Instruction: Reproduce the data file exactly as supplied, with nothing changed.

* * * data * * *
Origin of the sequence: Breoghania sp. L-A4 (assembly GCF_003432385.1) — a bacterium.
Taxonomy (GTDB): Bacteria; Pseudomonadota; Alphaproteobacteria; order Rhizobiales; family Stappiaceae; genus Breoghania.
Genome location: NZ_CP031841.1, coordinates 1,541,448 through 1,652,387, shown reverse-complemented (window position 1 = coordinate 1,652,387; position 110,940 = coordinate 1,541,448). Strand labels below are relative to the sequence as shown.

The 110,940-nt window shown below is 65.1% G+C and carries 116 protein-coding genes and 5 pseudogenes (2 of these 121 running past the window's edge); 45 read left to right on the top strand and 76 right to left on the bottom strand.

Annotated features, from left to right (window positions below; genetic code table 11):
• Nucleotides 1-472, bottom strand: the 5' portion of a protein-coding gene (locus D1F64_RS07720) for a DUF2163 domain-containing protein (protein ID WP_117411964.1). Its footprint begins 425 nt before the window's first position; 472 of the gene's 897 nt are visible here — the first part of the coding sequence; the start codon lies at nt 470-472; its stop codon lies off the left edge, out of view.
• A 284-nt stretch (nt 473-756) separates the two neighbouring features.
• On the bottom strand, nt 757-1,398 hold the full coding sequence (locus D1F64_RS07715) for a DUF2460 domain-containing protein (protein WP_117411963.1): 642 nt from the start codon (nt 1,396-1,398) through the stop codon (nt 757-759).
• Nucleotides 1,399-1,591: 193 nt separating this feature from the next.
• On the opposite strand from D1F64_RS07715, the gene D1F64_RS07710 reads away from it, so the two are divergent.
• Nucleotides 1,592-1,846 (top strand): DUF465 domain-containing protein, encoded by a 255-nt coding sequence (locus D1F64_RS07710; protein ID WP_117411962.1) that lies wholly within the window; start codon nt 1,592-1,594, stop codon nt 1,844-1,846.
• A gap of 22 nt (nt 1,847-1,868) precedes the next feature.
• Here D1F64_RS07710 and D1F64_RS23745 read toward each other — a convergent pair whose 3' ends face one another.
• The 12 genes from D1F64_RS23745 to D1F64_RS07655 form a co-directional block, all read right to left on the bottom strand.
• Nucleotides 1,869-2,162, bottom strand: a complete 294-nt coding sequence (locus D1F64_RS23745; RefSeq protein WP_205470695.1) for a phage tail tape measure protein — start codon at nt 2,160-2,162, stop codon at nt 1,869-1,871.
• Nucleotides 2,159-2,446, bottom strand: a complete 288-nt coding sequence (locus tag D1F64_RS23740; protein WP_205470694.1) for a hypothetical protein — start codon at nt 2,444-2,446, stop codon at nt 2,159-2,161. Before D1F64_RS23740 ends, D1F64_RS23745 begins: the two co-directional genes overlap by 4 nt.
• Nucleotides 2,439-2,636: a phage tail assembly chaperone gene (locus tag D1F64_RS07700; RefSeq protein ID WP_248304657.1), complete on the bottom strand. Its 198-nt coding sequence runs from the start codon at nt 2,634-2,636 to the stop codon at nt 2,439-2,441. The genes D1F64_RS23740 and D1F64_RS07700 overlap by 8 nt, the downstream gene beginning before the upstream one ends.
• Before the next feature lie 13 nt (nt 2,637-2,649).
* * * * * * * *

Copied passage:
Origin of the sequence: Breoghania sp. L-A4 (assembly GCF_003432385.1) — a bacterium.
Taxonomy (GTDB): Bacteria; Pseudomonadota; Alphaproteobacteria; order Rhizobiales; family Stappiaceae; genus Breoghania.
Genome location: NZ_CP031841.1, coordinates 1,541,448 through 1,652,387, shown reverse-complemented (window position 1 = coordinate 1,652,387; position 110,940 = coordinate 1,541,448). Strand labels below are relative to the sequence as shown.

The 110,940-nt window shown below is 65.1% G+C and carries 116 protein-coding genes and 5 pseudogenes (2 of these 121 running past the window's edge); 45 read left to right on the top strand and 76 right to left on the bottom strand.

Annotated features, from left to right (window positions below; genetic code table 11):
• Nucleotides 1-472, bottom strand: the 5' portion of a protein-coding gene (locus D1F64_RS07720) for a DUF2163 domain-containing protein (protein ID WP_117411964.1). Its footprint begins 425 nt before the window's first position; 472 of the gene's 897 nt are visible here — the first part of the coding sequence; the start codon lies at nt 470-472; its stop codon lies off the left edge, out of view.
• A 284-nt stretch (nt 473-756) separates the two neighbouring features.
• On the bottom strand, nt 757-1,398 hold the full coding sequence (locus D1F64_RS07715) for a DUF2460 domain-containing protein (protein WP_117411963.1): 642 nt from the start codon (nt 1,396-1,398) through the stop codon (nt 757-759).
• Nucleotides 1,399-1,591: 193 nt separating this feature from the next.
• On the opposite strand from D1F64_RS07715, the gene D1F64_RS07710 reads away from it, so the two are divergent.
• Nucleotides 1,592-1,846 (top strand): DUF465 domain-containing protein, encoded by a 255-nt coding sequence (locus D1F64_RS07710; protein ID WP_117411962.1) that lies wholly within the window; start codon nt 1,592-1,594, stop codon nt 1,844-1,846.
• A gap of 22 nt (nt 1,847-1,868) precedes the next feature.
• Here D1F64_RS07710 and D1F64_RS23745 read toward each other — a convergent pair whose 3' ends face one another.
• The 12 genes from D1F64_RS23745 to D1F64_RS07655 form a co-directional block, all read right to left on the bottom strand.
• Nucleotides 1,869-2,162, bottom strand: a complete 294-nt coding sequence (locus D1F64_RS23745; RefSeq protein WP_205470695.1) for a phage tail tape measure protein — start codon at nt 2,160-2,162, stop codon at nt 1,869-1,871.
• Nucleotides 2,159-2,446, bottom strand: a complete 288-nt coding sequence (locus tag D1F64_RS23740; protein WP_205470694.1) for a hypothetical protein — start codon at nt 2,444-2,446, stop codon at nt 2,159-2,161. Before D1F64_RS23740 ends, D1F64_RS23745 begins: the two co-directional genes overlap by 4 nt.
• Nucleotides 2,439-2,636: a phage tail assembly chaperone gene (locus tag D1F64_RS07700; RefSeq protein ID WP_248304657.1), complete on the bottom strand. Its 198-nt coding sequence runs from the start codon at nt 2,634-2,636 to the stop codon at nt 2,439-2,441. The genes D1F64_RS23740 and D1F64_RS07700 overlap by 8 nt, the downstream gene beginning before the upstream one ends.
• Before the next feature lie 13 nt (nt 2,637-2,649).